2020-08-03 10:40
by Lisa Keilhofer
  Last edited: 2020-08-06 12:32

Probiotics – High potential with potentially high risk

Probiotics
Probiotics are harmless, aren't they? (Picture: © Andrii Zastrozhnov - stock.adobe.com)

The pharma industry has a new showpiece: probiotics. And we are already highly influenced by the marketing strategies of the companies. Are you ready for a little proof test? Let’s go! Which of the following keywords have you heard of: Hyaluronan, antioxidants, L casei cultures. And what specific effect do they have? No clue? Don’t worry, if there is a button on your yogurt suggesting some positive effect, then it should be all right and you can give it a try. Right?

With this article, we would like to sort out facts from dangerous half-knowledge. As a matter of fact, this we can tell you in advance, probiotics are a good thing and can support our health a lot. In most cases, however, they are just a waste of money and in some cases even cause severe damage. Here are the facts:

What are probiotics?

The fact that FAO (Food and Agriculture Organization of the United Nations) and WHO (World Health Organization) had to come up with a common definition shows the complexity of the question and the confusion that came along with it. The definition of the year 2001 was confirmed by the International Scientific Association for probiotics and prebiotics (ISAPP) in 2013. Probiotics are live microorganisms that, when administrated in adequate amounts, confer a health benefit to the host. Consequently, yogurt – often named as probiotic food – does not contain any probiotics, by definition. Only if the intended probiotic of a specific product is classified regarding genus, species, and strain, and its effect is scientifically confirmed, the product may legally call itself probiotic.

>>> Detailed information about probiotics and prebiotics

And what are probiotics good for?

We definitely hand it to the average consumer to not be able to recite the above definition, but still has a certain understanding of probiotics being live organisms in our food. But, be honest, what is it that probiotics are exactly doing? (and “makes you healthy” does not count as an answer!) Right, we actually do not know. Only that it is said to be good in some way.

Probiotics should change our intestinal flora in a way that fosters the developing and sustaining of a stable microbiome. This can be achieved by metabolites or by targeted elimination of pathogenic bacteria with anti-bacterial substances. The effect ceases with the excretion of the probiotics. So, to ensure a permanent effect, the probiotic has to be taken regularly.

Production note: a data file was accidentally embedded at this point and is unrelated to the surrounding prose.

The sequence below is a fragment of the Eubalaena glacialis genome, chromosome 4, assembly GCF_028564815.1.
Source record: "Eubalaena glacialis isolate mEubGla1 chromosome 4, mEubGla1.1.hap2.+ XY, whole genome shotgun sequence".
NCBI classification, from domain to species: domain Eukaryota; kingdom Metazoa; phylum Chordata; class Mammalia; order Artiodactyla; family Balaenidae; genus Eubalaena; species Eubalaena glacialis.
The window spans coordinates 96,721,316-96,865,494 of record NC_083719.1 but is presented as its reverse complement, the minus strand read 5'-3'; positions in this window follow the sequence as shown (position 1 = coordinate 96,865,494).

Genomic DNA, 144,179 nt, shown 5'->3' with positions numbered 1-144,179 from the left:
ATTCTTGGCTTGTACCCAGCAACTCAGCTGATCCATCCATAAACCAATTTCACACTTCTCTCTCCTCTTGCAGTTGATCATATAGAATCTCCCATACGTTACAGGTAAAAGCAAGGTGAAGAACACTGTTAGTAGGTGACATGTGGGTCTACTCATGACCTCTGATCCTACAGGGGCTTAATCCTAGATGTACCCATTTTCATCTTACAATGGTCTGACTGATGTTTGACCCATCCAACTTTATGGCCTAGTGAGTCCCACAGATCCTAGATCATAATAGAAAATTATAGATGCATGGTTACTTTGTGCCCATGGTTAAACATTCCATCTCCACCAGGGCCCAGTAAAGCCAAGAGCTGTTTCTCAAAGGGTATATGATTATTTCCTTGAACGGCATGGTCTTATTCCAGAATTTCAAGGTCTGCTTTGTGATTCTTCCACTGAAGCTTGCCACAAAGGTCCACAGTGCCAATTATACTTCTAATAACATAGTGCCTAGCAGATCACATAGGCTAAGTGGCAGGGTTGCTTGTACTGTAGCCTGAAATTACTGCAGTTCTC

>>> The best food for your microbiome

There’s no harm in trying, is it?

All clear so far. We are talking about food supplements that often come as capsules, sometimes also as directly added bacterial cultures, and are said to be fostering our intestinal health. What can go wrong in trying?

>>> A warning comes from the US-channel CNN: Probiotics are mostly a hype with little effect. The USA are among the high-consumption countries in probiotics. Between 2007 and 2015, the number of consumers quadruplicated. In the US, as in Europe, probiotics can be purchased over the counter. You can get it in pharmacies, where at least you can get consultation when you ask for it. Or you simply get it in supermarkets without further restrictions. According to CNN, this is exactly where the danger potential lies.

Probiotics are demonstrably useful for our organism. But not any probiotic cures every problem. In fact, most probiotics do not have any effect, at all, because they are either consumed without indication or – and it is getting complicated here – because they do not have any specific effect, what makes them not a probiotic in the first place, according to the definition above.

Is that allowed?

Probiotics
Only a few probiotics are useful, so it is up to the consumer to choose them carefully! (Picture: © Andrii Zastrozhnov - stock.adobe.com)